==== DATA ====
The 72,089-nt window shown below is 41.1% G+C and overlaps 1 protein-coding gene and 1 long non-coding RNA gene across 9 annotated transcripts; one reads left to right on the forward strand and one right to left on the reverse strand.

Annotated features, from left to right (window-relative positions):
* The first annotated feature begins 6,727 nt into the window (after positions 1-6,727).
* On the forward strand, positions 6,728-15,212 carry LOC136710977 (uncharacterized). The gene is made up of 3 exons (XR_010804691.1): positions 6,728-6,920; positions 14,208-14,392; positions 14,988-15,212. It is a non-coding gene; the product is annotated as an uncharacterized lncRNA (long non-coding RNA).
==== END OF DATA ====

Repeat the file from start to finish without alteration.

The 72,089-nt window shown below is 41.1% G+C and overlaps 1 protein-coding gene and 1 long non-coding RNA gene across 9 annotated transcripts; one reads left to right on the forward strand and one right to left on the reverse strand.

Annotated features, from left to right (window-relative positions):
* The first annotated feature begins 6,727 nt into the window (after positions 1-6,727).
* On the forward strand, positions 6,728-15,212 carry LOC136710977 (uncharacterized). The gene is made up of 3 exons (XR_010804691.1): positions 6,728-6,920; positions 14,208-14,392; positions 14,988-15,212. It is a non-coding gene; the product is annotated as an uncharacterized lncRNA (long non-coding RNA).